# Why reaching and protecting statistical significance is so important in A/B tests

## Delve deeper into the mechanics of “classic” A/B testing, become familiar with the actual meaning of statistical significance, and discover the pitfalls threatening the validity of your test results.

**Summarize this article****Here’s what you need to know:**

- A/B testing is a powerful tool for optimizing webpages, but it can be misleading if not done correctly. Setting the right parameters and reaching statistical significance are crucial for reliable results.
- Avoid sampling results too early, as this can lead to drawing invalid conclusions. Be patient and let the test run its course to ensure accurate data.
- If you need faster results than A/B testing allows, consider alternative methods like multi-armed bandit testing or personalization, which can provide quicker insights but may not be suitable for all situations.
- A/B testing is best suited for making sustained changes that will benefit all users over time. For short-term optimizations or highly personalized experiences, other methods might be more appropriate.

A/B testing is one of the most widely used techniques for web page optimization. It allows marketers and website operators to make smarter and more data-driven decisions about their creative instincts. Proposed changes are not judged purely by intuition (or by someone having better arguing skills at work) but rather based on specific desired goals – whether immediate (such as a button’s CTR) or longer-term (such as becoming a paying customer). At the same time, tests protect against making a major mistake that would dramatically harm engagement.

Let’s delve deeper into the mechanics of “classic” A/B testing, become more familiar with the actual meaning of **statistical significance**, and discover the pitfalls threatening the validity of your test results. I’ll finish by presenting a few of the optimization alternatives to the classic A/B testing offered by Dynamic Yield.

Intuitively, the procedure is simple: First, we create some variation of our original web page (a.k.a. the baseline). Then, we split the traffic randomly between two variations (randomly allocating visitors according to some probability), and finally, we collect data regarding our web page performance (metrics). After a while, we look at the data, pick the variation that performed best, and cancel the one that performed poorly.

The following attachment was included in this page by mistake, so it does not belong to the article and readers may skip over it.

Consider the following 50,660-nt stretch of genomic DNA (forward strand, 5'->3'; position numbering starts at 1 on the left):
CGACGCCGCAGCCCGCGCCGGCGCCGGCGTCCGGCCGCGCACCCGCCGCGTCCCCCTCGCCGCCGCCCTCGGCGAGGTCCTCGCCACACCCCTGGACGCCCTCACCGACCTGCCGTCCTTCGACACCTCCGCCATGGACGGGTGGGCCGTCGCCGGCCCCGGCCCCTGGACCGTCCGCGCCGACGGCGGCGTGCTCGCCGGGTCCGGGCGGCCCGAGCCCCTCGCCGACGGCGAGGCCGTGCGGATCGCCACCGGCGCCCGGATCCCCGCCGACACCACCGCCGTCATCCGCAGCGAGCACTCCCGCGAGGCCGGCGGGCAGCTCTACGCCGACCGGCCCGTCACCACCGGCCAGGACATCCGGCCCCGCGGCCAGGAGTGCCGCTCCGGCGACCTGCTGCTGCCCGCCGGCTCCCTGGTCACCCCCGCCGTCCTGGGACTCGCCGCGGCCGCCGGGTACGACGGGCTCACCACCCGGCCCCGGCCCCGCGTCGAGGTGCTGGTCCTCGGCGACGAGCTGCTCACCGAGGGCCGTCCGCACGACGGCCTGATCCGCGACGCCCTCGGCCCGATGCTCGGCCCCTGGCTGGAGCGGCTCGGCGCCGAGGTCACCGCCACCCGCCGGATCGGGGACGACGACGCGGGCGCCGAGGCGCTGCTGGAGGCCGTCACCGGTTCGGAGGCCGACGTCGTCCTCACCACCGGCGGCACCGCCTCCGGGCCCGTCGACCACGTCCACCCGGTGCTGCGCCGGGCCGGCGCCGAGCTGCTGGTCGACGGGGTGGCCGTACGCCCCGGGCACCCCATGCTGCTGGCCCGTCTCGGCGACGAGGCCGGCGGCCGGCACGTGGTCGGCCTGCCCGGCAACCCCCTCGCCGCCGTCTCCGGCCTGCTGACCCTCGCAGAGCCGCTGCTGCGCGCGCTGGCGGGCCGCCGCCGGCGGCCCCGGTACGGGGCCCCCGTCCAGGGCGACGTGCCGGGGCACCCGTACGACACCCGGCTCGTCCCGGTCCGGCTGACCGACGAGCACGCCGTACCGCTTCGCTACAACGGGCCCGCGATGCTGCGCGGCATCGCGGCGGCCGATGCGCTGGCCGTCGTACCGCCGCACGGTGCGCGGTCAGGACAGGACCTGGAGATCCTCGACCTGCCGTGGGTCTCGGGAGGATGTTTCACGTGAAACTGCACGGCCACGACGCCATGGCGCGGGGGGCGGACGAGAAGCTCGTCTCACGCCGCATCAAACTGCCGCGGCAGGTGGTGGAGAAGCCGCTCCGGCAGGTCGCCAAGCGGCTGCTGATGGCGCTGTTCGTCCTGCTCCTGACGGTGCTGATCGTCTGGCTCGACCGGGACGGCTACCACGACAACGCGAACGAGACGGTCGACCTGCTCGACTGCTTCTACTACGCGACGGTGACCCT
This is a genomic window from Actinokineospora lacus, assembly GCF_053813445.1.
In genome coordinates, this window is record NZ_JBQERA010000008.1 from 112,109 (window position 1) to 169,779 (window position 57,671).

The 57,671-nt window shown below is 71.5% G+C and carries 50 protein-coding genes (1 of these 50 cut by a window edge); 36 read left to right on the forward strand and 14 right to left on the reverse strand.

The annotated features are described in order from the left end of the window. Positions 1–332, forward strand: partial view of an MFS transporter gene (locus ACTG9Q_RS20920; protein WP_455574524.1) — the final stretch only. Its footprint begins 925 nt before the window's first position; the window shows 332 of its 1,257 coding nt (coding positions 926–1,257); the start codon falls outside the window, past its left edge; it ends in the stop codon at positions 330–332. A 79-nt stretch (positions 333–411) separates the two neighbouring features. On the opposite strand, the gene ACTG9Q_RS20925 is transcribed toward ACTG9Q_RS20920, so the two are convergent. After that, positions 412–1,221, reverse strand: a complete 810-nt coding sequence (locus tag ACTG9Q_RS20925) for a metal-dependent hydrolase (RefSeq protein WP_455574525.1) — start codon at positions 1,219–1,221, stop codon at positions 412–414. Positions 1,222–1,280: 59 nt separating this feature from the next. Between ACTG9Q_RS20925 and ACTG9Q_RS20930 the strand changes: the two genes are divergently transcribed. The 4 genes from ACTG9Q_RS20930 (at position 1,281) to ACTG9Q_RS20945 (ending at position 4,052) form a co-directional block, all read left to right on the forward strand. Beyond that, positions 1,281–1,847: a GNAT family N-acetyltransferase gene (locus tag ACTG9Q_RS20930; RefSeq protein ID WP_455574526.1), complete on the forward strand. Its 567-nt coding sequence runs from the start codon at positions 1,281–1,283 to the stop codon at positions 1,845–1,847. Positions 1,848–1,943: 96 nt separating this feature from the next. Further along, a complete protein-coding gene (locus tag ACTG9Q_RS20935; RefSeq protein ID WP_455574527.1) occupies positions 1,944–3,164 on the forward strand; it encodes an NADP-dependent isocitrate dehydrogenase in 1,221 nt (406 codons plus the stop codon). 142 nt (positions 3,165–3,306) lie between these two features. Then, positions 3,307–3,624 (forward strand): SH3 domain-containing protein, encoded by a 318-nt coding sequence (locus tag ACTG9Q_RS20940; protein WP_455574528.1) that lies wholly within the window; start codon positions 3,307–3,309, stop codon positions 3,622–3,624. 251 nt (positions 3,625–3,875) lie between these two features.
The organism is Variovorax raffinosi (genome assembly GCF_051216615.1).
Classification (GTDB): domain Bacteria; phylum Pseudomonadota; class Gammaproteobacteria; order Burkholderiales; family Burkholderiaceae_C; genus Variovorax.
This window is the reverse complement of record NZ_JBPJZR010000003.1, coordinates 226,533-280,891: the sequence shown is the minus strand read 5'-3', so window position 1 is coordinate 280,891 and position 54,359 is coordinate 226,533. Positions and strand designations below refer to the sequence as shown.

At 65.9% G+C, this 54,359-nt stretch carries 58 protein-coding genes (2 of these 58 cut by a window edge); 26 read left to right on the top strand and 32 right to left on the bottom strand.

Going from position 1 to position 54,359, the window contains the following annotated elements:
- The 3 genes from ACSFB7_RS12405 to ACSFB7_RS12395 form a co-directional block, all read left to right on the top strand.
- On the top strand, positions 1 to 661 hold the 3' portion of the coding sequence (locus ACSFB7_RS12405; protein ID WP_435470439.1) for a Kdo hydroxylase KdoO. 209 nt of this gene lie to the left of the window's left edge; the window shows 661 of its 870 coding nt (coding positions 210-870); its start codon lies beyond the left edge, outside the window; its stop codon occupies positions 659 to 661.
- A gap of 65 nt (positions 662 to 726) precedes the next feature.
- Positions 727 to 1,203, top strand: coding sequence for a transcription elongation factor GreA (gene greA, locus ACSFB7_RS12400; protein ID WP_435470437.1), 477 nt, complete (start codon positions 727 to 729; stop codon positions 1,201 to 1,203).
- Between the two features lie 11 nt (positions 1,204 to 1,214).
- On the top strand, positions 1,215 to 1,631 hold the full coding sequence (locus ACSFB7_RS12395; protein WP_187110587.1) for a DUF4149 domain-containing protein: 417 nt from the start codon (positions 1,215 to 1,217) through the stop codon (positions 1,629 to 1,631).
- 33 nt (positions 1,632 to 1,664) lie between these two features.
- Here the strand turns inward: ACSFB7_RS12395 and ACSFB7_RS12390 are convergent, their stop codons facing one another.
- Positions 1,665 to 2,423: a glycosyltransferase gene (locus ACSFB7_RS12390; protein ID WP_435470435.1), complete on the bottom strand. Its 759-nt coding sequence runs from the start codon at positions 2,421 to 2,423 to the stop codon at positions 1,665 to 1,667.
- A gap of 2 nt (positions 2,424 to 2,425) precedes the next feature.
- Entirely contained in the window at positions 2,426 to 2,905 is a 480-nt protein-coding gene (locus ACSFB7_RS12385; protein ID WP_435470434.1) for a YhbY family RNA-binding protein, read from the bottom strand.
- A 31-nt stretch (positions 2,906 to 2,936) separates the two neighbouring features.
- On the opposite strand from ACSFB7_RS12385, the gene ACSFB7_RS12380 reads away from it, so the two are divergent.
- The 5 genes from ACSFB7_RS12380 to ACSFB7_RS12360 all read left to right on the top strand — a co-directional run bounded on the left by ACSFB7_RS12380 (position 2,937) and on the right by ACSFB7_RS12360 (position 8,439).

Sounds intuitive and straightforward? No!

We have to keep in mind that at the moment we pick a variation, we are generalizing the measures we collected so far to the entire population of potential visitors. This is a significant leap of faith, and we have to do it in a valid way, otherwise, we are often bound to make bad decisions that will harm our web page in the long run. The process of gaining validity is called hypothesis testing, and the validity we seek is called statistical significance.

In hypothesis testing, we begin by phrasing a claim called the “**null hypothesis**,” which states the status quo, such as “the original page (baseline) has the same CTR as our newly designed page.” The procedure then is to see if we can reject that claim as being highly improbable.

## How do we do that?

First, we have to understand where can we fall and make a mistake. There are two ways: first, we may wrongly reject the null hypothesis. After a brief look at the data, we may claim that there is a difference in performance between the new and the old variation of our web page, while there actually is no such difference, and the difference we observed is due to pure chance. This type of mistake is called “**type I error**” or “**false positive**.”

The second possible pitfall is that after a brief look at the performance of each variation so far, we’ll see no major difference and wrongly conclude that there really is none. This error is called “**type II**** error**” or “**false negative**.”

## How do we avoid these mistakes?